"That's not good, is it?"
Lindsay asked, her voice slurred. "What if all the power's
"Equipment breaks down
sometimes," Ann said, just as the TV brightened. "See? All
A robot cart brought dinner, but
Lindsay swallowed only a few teaspoons of ice cream before
shaking her head.
"Please eat some more," Ann
said. "You'll feel better."
Lindsay turned her head. "No I
won't. Everyone says that, but it's not true."
"Then how about some of this
But Lindsay refused that too,
and the soup, and everything else Ann offered her, all in a tone
that was petulant and whiney. Ann wanted to shake and scold
her, but what right did she have to be angry at her daughter?
She didn't have the strength to be angry anymore. Not at
Ersson, not at Daniel, not even at the cancer cells themselves.
Anger required energy, and it was all Ann could do to keep from laying her
head on Lindsay's leg.
"It's all right, honey." Just to
keep her hands busy, Ann began tidying up the bedside table.
She tucked some get-well cards into the drawer, then frowned.
"Where are your cat statues?"
"They ran away," Lindsay said.
"Last night. I heard them meowing, and then they jumped to the
floor and hopped out the window."
She'd probably had a fever
dream. Or maybe the figurines had gotten caught up in the
laundry when the nurses changed Lindsay's sheets, or some other
child had come in and stolen them. That last thought made Ann's
"Turn off the light, Mom. It's
"Which light, sweetheart?" Ann
asked, but before she finished the sentence Lindsay was bucking
in the bed, her eyes rolled up and limbs flailing. Ann screamed
for help but the seizure was over almost as soon as it had
begun, and when the nurses arrived Lindsay was unconscious.
"Help her," Ann said, one hand
pressed over her heart. "Please help her."
Dr. Anderson came within the
hour. "We're not giving up," he said, but the look in his eyes
was bleak. Ann sat by the bed, flooded by grief and fear. She
clutched Lindsay's brooch and thought, save her, save her,
save her, but no god answered in the warm darkness.
The brooch tumbled from her numb fingers to the floor.
"Ann?" Daniel stood in the doorway, his face
haggard and pale.
"Are you real?" Ann whispered.
He squeezed her to his chest.
"It's all falling apart. Ersson's skylines. The security
satellites, telecommunications--I had to fight for the last seat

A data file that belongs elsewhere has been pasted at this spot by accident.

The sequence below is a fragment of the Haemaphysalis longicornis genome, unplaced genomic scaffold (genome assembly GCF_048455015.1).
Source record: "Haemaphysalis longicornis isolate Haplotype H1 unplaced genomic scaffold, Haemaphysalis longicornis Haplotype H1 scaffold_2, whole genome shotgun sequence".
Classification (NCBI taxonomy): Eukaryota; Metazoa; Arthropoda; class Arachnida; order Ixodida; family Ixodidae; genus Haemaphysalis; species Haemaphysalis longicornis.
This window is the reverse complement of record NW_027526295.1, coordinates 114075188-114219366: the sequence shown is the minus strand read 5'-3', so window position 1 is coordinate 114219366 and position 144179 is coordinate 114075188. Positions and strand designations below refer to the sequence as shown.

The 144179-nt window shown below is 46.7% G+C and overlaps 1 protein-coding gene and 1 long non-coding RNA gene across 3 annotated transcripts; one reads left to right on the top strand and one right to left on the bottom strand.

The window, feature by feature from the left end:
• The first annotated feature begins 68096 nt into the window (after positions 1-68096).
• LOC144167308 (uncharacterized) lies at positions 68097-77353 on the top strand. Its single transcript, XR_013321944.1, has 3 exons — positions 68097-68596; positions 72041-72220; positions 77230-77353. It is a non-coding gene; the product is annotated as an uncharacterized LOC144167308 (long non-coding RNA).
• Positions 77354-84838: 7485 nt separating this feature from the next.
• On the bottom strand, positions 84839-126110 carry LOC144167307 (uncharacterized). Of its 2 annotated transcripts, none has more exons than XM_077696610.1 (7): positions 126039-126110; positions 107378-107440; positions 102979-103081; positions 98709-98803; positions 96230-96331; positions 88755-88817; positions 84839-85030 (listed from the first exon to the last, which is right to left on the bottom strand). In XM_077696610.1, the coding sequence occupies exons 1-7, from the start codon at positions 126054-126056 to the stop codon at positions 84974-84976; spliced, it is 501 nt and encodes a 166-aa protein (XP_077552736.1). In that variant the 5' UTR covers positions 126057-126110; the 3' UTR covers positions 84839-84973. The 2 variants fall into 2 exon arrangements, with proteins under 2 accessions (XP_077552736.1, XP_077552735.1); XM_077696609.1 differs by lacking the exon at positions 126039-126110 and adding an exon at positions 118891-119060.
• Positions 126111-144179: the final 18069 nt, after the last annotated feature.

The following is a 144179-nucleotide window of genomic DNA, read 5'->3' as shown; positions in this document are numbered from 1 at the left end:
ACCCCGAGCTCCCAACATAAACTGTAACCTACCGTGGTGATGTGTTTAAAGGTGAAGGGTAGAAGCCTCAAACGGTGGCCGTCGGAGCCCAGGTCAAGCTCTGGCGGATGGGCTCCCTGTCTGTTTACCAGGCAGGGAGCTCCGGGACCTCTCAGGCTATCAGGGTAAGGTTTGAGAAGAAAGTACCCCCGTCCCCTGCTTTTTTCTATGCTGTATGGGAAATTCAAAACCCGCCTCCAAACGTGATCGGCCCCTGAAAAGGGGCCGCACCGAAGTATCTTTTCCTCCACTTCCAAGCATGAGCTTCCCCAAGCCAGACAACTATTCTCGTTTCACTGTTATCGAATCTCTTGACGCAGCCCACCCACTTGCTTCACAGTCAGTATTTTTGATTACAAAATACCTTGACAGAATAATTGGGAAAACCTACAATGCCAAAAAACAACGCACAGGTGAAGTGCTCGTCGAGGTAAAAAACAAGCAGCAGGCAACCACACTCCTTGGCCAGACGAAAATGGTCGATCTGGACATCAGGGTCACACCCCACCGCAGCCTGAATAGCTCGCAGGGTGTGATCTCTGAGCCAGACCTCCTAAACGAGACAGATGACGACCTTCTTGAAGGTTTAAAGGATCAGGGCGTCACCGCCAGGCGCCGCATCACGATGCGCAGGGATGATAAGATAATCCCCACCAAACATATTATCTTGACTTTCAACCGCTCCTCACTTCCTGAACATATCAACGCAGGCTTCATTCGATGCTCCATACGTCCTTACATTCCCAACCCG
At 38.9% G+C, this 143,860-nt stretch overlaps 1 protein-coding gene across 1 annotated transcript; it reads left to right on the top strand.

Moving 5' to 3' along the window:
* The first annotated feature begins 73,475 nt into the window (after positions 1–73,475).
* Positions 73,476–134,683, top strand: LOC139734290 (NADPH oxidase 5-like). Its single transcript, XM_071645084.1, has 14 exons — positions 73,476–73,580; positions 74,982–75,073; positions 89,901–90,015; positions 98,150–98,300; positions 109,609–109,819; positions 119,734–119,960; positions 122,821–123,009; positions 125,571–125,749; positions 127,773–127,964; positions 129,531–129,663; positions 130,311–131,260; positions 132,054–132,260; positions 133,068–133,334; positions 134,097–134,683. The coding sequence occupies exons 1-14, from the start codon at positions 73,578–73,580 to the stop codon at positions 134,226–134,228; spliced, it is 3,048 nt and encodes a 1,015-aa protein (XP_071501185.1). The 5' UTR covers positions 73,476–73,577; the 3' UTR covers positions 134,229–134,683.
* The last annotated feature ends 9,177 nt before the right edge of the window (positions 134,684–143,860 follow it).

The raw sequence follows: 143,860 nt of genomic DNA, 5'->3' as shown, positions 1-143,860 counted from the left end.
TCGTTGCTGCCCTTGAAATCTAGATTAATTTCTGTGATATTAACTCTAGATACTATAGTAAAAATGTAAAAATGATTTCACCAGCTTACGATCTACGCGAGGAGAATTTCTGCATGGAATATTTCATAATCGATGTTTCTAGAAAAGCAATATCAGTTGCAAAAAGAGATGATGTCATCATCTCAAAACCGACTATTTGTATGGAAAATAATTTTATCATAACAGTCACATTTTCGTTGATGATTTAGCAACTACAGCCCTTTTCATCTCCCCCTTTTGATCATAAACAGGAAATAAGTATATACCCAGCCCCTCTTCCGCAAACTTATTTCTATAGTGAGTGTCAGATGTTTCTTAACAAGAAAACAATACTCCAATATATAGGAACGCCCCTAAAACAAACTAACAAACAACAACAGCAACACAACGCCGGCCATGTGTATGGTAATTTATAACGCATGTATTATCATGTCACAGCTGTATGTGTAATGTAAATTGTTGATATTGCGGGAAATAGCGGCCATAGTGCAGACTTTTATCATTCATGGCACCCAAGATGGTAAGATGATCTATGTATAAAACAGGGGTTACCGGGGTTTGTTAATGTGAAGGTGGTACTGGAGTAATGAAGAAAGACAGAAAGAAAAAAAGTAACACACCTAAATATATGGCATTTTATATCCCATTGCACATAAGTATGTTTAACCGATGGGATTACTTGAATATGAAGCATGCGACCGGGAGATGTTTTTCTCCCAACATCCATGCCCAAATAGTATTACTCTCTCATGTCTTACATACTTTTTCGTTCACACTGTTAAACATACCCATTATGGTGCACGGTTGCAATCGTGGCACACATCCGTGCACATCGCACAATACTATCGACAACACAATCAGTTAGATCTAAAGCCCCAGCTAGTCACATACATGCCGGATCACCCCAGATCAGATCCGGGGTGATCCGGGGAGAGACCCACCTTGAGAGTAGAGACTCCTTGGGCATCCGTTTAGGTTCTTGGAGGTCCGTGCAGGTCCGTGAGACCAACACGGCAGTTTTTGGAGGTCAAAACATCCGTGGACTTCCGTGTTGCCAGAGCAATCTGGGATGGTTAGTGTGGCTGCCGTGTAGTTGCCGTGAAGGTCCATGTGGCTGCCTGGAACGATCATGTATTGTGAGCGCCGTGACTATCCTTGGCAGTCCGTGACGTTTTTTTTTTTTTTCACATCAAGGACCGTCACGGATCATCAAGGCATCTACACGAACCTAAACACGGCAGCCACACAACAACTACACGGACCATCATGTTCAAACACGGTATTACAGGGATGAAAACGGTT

on a train out of Chicago, and a man was shot trying to squeeze
through the doors. God, they say that Washington's been--"
"Don't tell me." Ann soaked in
his scent and the strength of his arms. As much as she wanted
to stay furious at him, it was too much of a relief that he'd
finally come. "None of that is here and now."
He released her to stand over
Lindsay. The nurses had dressed her in her favorite nightgown
and a pink cap for her head. In the muted light they could see
a spiderweb of veins at Lindsay's temple, thin and fragile and
"Sweetpea," Daniel said, and
Lindsay's eyelids fluttered.
"I tried to pray," Ann murmured.
"I tried so hard."
Daniel tried again. "Sweetie,
wake up. Daddy's here."
But Lindsay did not wake. The clocks
ticked forward, the ward hushed but for occasional cries and padded
footsteps. At one point Ann saw fires burning a few blocks from the
hospital and heard the distant wail of sirens, but by dawn the flames were
gone and the smoke had dissipated. Behind her, Lindsay let out a long
breath and then went still.
"No," Ann said as monitors began
to blare and Daniel ran for help. "Lindsay, no!" she yelled, and
shook her roughly. Nurses poured into the room, their
conversation clipped and urgent, and pushed Ann aside. She
stood by the window and buried her head in Daniel's shoulder.
"She can't. Don't let her.
Daniel, don't let her--"
He pressed a kiss to her temple.
The room faced east across low buildings and
the flat prairie. For the first time in several months Ann felt a
warmth touch her face, and she lifted her eyes to see the sun peeking over
the horizon. The customary smog had cleared away, leaving the sky
clear and tinged with gold. The sight was so rare and unusual that she
stared until her eyes began to burn and water.
"Daniel, look," she said. As
she turned her foot brushed against the forgotten brooch on the
floor. Ann lifted it in her hand--how heavy it suddenly seemed,
and so very warm--and behind her, Lindsay coughed and cried out
as if she was a newborn all over again.
"Thank God," Daniel said.
"Too close," one of the nurses
said. "Call Dr. Anderson--"
The horizon exploded into
white-hot brilliance. For a split second Ann feared that
terrorists had somehow blown up the sun. The hospital began to
shake under a growing rumble of crumbing cement, twisting steel
and shattering glass. Just an earthquake, she
realized, not so bad, but then the building jerked and twisted like a rotten
tooth yanked out by an angry dentist, and this was something more
devastating than the shift of tectonic plates. Over the shriek of fire